Should you put an end to your duty as sole baby-watcher?

By Kathy Bishop and Julia Whitehead

Q. When we visit my in-laws, I'm expected to keep the baby quiet and happy while everyone else socializes. I can't tell you how many meals I've missed because the baby was fussy and no one else would take a turn soothing her. My husband regresses, talks sports with his dad, and is no help.

A. Kind of makes you not want to show up at all, doesn't it? In fact, maybe that's what you should tell your husband. After all, if you're required to keep the baby quiet, and everyone else is happy treating you as a babysitter rather than as a member of the family, what's the point of leaving the comforts of your own home?

We'll keep this simple. Much as you might like your mother-in-law to take a twirl with your cranky toddler, you can't force her to do so. (And if she doesn't have the interest, do you want her to anyway?) Your husband, on the other hand, has just as much responsibility for calming your child as you do and absolutely should be spelling you when baby acts up. You need to make that clear before the next trip.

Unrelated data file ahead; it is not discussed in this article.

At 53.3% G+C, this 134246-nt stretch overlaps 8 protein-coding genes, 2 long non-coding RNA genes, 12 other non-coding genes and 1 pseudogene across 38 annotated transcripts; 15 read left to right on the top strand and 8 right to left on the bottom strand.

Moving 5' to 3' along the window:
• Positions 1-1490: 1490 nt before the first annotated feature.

Just be careful what you wish for. If your husband's walking your daughter around outside, you may be the one who has to rehash last night's overtime with your father-in-law. Are you up for that? If that makes you swallow hard, you can always tell your husband that he gets a pass for now but in the next social situation with baby, you get to "regress" while he takes on soothing duty.

Kathy Bishop and Julia Whitehead are the authors of The City Parent Handbook: The Complete Guide to the Ups and Downs and Ins and Outs of Raising Young Kids in the City (Rodale).

Originally published in American Baby magazine, July 2005.

American Baby


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